The Best Commentator (and his secret strength)
I’ve mentioned five commentators whom I see as strong examples for the aspects of casting that I’ve analyzed today. If you remember though, I promised that I was going to reveal my choice for best commentator in the scene. It’s Vish.
This set – funnily enough, the best set of the year so far – features Vish at his A-game. He seamlessly matches Chillin’s energy as his support guy for most of this set, taking the lead when he needs to and correctly pointing out what mixups and decisions on the screen the audience should be looking out for, getting Chillin to join in as well. He doesn’t dive into the details behind Zain vs. iBDW like he may be tempted to, but he doesn’t let the head-to-head count tell the full story either.
Instead, he confirms the head-to-head and tells the audience the story behind the numbers. Vish positions Zain and iBDW as two members of the “new” generation of top Melee players, the latter who was frequently big-dogged by the former until finally overcoming him in their most recent set. It suggests that what viewers are watching is a set that exists in a relative crossroads within a rivalry that previously seemed pre-determined. Not only is this a good story – it’s true, and Vish earns trust with his audience.
Vish’s analysis throughout the set also shines. He correctly pinpoints the decisions that the players are making, along with their adaptations. Yet rather than dominating the mic he picks his spots carefully, letting Chillin shine and never getting in the way. You see the two best friends’ years of commentary experience and it never feels like they’re saying empty words. It’s the best tournament gameplay Melee has to offer, casted by two guys who immediately know it, share it with the audience, and never take anything away from it.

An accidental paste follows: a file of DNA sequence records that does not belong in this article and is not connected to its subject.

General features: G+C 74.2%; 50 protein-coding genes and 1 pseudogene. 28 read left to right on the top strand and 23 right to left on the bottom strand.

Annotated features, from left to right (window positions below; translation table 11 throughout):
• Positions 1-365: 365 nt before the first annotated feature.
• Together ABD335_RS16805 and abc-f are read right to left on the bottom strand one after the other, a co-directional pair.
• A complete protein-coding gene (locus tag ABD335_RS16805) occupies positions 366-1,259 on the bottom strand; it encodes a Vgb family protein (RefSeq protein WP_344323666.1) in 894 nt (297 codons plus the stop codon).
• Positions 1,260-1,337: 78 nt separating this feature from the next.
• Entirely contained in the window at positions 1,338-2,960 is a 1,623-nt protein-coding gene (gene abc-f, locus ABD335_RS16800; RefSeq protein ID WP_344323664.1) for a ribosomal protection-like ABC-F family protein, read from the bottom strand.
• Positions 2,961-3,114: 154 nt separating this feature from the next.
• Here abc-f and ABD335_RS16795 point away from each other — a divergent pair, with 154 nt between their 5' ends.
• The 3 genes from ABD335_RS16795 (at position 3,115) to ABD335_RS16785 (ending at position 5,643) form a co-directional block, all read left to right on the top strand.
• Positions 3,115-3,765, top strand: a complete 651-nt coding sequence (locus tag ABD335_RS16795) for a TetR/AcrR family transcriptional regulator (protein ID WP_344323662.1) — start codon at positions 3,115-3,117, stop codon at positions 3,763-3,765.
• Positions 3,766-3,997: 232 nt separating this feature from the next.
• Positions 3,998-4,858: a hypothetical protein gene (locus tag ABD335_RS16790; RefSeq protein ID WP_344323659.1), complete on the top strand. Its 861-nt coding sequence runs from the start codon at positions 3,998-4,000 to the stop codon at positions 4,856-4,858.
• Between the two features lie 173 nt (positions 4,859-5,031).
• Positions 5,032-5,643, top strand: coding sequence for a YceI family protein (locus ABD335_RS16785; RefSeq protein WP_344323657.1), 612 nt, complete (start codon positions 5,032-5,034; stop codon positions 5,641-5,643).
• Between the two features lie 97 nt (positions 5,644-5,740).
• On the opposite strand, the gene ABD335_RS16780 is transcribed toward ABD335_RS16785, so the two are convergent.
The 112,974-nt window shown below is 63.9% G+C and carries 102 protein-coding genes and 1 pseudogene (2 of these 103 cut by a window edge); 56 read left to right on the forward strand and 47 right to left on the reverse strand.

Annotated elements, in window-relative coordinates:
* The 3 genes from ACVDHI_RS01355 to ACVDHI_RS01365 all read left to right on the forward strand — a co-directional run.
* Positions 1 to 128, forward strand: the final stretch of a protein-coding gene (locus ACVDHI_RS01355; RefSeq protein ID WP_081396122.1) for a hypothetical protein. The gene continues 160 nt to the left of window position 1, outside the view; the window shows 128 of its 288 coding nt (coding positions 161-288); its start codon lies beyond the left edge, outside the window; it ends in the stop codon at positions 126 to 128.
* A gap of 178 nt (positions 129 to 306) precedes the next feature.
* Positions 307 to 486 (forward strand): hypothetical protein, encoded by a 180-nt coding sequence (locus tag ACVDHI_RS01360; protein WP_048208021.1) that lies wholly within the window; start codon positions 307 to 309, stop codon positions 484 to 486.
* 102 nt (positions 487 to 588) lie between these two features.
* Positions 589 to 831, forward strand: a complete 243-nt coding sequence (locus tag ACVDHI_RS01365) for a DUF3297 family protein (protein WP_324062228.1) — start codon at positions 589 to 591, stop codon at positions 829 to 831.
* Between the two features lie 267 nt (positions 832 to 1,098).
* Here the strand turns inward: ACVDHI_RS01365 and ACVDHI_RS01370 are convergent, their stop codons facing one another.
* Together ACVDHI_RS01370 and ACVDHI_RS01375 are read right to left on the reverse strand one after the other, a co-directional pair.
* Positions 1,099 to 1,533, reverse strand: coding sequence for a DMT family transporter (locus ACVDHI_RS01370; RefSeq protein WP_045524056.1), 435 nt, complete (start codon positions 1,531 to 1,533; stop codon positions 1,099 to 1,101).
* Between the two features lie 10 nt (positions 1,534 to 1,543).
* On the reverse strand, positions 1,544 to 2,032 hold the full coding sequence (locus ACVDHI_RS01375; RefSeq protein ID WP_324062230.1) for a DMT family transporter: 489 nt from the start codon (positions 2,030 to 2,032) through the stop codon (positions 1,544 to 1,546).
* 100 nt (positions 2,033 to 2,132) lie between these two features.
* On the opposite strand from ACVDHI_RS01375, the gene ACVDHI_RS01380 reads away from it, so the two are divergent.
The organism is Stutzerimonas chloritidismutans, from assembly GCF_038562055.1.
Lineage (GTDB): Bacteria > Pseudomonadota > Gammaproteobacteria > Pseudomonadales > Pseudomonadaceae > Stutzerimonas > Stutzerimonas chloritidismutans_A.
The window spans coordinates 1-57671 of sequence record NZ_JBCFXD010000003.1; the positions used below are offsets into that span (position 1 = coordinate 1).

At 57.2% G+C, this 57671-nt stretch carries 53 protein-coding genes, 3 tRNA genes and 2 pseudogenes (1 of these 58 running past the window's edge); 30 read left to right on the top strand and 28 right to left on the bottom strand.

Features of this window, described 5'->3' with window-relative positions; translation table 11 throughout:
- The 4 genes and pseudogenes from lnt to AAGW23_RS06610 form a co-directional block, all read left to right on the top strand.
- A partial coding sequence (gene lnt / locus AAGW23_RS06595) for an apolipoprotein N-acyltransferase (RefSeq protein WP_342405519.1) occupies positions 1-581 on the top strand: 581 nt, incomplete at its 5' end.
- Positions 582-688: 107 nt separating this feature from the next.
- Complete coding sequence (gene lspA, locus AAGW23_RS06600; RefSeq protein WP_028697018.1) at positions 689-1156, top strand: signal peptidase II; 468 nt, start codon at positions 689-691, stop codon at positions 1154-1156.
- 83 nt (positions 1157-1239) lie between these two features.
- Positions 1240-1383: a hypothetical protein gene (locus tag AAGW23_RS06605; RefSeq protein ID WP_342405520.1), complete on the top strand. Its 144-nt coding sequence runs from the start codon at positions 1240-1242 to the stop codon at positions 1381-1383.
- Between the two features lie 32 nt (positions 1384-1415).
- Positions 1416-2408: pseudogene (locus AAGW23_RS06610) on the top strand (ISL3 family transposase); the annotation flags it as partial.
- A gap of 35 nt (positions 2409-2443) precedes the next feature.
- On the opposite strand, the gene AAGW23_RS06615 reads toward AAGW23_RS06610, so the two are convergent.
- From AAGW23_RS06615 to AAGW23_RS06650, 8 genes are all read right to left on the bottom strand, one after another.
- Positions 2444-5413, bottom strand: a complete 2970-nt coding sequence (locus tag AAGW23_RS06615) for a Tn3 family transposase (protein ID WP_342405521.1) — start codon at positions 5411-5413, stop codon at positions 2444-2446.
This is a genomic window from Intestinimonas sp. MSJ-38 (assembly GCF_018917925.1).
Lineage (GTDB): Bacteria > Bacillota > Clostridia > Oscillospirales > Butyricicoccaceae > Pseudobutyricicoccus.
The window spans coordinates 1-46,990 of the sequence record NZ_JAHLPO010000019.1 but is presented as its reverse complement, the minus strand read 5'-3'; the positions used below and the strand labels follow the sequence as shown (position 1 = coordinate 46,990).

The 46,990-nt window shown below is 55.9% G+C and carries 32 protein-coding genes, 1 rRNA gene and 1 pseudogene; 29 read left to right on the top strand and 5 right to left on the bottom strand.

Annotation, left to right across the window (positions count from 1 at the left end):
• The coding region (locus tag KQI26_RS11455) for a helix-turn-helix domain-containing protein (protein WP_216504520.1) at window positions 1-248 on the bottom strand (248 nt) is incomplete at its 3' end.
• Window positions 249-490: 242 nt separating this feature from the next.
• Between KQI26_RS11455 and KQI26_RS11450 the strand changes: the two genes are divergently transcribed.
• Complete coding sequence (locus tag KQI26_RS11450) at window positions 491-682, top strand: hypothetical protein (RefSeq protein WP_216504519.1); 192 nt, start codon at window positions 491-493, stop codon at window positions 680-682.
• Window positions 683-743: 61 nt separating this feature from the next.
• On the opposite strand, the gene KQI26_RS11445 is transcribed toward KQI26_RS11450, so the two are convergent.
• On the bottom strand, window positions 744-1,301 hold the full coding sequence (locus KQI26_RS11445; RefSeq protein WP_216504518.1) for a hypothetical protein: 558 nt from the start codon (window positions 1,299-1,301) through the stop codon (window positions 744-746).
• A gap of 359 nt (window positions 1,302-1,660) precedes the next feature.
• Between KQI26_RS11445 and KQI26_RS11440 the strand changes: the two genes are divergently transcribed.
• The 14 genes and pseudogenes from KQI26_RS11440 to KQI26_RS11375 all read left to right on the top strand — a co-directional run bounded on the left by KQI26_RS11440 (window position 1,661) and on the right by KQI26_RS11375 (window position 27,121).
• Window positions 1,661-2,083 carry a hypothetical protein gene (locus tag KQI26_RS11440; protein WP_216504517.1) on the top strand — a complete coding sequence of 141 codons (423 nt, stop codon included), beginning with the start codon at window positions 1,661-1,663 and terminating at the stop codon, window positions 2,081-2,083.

Truthfully speaking, this quality of commentary has come in every major block that Vish has had this year, from both himself and his partner. He fits with everyone you give him, picking up on their communication style and what interests them. He’s able to pinpoint what’s happening in the game and quickly tell that to an audience without lecturing them. He talks about the players behind the televisions and gets you to care about them with a mix of personal anecdotes and clear research on them, as well as how they play the game.
I thought for a long time about what makes Vish different. What could propel someone to be so outstanding among a strong field? Initially, I thought it was the commentary head-to-heads and notes he paid me to give him. I think I actually know what it is though. It’s not just hard work; that can lead to commentary being clinical. It’s not even passion; that unchecked can lead to commentary that distracts you from gameplay. It’s the secret key to great commentary: warmth.
Above everything else, a commentator is a welcoming face and voice for the audience. They tell you why you should care about what you’re watching without lecturing you. They never act above the game and they don’t inflate its importance either. A strong caster doesn’t act too familiar with their audience – just enough to where the viewer feels welcome; a sense of non-intrusive familiarity; inclusion; like they belong.
Melee has many great casters. It only has one Vish. He’s the best in the game right now – the king of Melee commentary in 2022.
POST-PUBLISH NOTE: If you are an aspiring commentator who wants additional resources for being as great of a caster as Vish, do what he did – subscribe to the Melee Stats Patreon or hit me up. We’ll work something out.